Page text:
On how landscape architecture can enhance mental and physical health:
I have designed a beautiful garden in the burn unit at the Vancouver General Hospital. I once came up there and saw a young woman was sitting out there in the rain, in the burn unit garden. I asked her, "Isn't it cold for you out here?" She said "No, the rain is good for my face; it will help heal my wounds. And at night, I take a sprig of rosemary to my bed, and then I sleep well." That's what horticultural therapy does in a hospital. For all our five senses, landscape architecture is important: smelling, seeing, hearing, touching, feeling. To hear the rustle of the leaves is beautiful, and if you deny them this, people will shrivel.
On her role in creating Robson Square's famous "stramps," the zigzagging, smooth, universally accessible path to the roof, a unique design usually attributed to Arthur Erickson:
The stramps came about like this: Alberto [Zennaro] was designing the stairs. I took one look at his drawing, and said: "How is somebody going to get up there in a wheelchair? It should be something like a goat path." So I drew him the goat path. And that's how it came about. Then the next morning we had designed the stramps.
Oberlander's famed Robson Square 'stramps.' Photo courtesy of Cornelia Oberlander.
On how she was instrumental in establishing the fabulous natural log seating on Vancouver beaches:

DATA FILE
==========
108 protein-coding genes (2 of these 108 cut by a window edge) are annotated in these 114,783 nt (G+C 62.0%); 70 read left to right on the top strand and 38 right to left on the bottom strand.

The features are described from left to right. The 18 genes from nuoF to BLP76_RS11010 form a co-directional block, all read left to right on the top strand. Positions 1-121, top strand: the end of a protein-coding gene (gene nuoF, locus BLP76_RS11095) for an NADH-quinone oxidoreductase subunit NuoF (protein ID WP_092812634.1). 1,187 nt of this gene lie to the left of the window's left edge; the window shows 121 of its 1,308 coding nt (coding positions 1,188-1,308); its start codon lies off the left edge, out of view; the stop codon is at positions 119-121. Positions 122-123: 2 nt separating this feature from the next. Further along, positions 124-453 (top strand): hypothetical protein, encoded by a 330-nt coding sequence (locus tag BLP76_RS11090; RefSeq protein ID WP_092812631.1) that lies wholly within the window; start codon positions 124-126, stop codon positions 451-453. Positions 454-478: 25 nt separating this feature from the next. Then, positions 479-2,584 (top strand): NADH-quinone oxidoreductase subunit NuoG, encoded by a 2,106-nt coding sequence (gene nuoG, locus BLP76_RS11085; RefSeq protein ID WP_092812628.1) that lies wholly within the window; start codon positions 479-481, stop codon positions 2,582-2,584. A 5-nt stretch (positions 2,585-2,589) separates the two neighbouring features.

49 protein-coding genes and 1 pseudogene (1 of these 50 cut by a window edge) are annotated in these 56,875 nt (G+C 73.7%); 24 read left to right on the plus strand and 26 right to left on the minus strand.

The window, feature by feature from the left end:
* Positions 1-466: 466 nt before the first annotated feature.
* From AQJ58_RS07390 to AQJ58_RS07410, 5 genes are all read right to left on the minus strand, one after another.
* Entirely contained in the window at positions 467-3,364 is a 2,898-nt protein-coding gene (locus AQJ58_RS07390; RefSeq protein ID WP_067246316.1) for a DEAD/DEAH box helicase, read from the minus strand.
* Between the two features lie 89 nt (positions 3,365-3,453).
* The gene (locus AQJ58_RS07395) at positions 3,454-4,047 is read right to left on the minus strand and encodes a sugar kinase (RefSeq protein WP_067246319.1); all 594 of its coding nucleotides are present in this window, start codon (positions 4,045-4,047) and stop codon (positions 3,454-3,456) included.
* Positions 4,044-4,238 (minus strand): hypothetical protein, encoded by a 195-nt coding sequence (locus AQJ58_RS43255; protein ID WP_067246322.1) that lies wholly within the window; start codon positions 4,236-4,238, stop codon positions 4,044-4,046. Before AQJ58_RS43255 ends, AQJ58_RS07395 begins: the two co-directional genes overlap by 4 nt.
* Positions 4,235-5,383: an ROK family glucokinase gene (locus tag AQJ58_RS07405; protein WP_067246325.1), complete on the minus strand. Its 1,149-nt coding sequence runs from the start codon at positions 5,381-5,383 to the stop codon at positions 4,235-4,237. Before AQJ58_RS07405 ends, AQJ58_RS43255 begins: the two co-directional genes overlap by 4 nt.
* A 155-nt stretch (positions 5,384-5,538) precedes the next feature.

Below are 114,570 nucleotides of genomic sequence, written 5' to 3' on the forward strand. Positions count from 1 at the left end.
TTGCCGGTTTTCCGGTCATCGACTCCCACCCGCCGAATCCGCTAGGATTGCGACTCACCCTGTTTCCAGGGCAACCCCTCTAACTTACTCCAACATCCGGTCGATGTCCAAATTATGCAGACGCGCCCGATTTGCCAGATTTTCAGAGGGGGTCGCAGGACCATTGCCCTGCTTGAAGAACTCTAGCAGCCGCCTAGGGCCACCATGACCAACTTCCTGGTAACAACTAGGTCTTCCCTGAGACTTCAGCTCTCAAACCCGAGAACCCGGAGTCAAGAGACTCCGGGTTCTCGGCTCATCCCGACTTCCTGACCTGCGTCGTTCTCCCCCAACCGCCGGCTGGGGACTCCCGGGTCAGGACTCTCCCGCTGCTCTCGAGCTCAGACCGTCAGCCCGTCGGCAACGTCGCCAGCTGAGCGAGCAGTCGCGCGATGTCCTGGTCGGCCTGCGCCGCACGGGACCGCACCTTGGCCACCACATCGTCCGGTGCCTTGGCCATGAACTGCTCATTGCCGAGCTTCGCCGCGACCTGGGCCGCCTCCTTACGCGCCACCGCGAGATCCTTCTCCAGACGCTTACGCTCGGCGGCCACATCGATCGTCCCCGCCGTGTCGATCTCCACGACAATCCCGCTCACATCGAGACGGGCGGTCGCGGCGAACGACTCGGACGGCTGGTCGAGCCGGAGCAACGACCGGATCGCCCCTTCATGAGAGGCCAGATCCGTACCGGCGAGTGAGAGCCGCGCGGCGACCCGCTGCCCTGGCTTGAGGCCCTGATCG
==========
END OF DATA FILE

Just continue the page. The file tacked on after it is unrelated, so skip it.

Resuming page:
In 1964, I was driving along with my three small children when I saw a fire on the beach and I stopped the car and looked. They were burning all the logs that had drifted in! Can you imagine? So I dropped the kids off where they were going to play, and then I stopped at the [Vancouver] parks board, and I told them not to burn the tree trunks, that they could be used for people to sit on the beach. And look how nicely they're already arranged for the summer.
On why most "green roofs" are failures:
In order to know how to do a green roof, you have to know the technical requirements: the waterproofing membrane, special matting, the cups for drainage and the proper planting material on top, and you have to do it very carefully. In some green roofs, the grass grows so tall that you can't see the flowers. On our VanDusen Gardens roof, the grass doesn't grow taller than about four inches, so you mow it only once a year and can see the nodding onions. [Architect Peter] Busby was the big boss on it, and together we won the International Green Roof highest award for it. And my green roof on the [Vancouver Public] Library is planted in a certain way, so that there is not one leak, not one plant dead except because of non-maintenance. It is currently inaccessible, but studies are in progress to convert the library roof into an accessible roof garden. We are hoping that this might take place within two years.
On why designers should stick their necks out and take stands on controversial issues: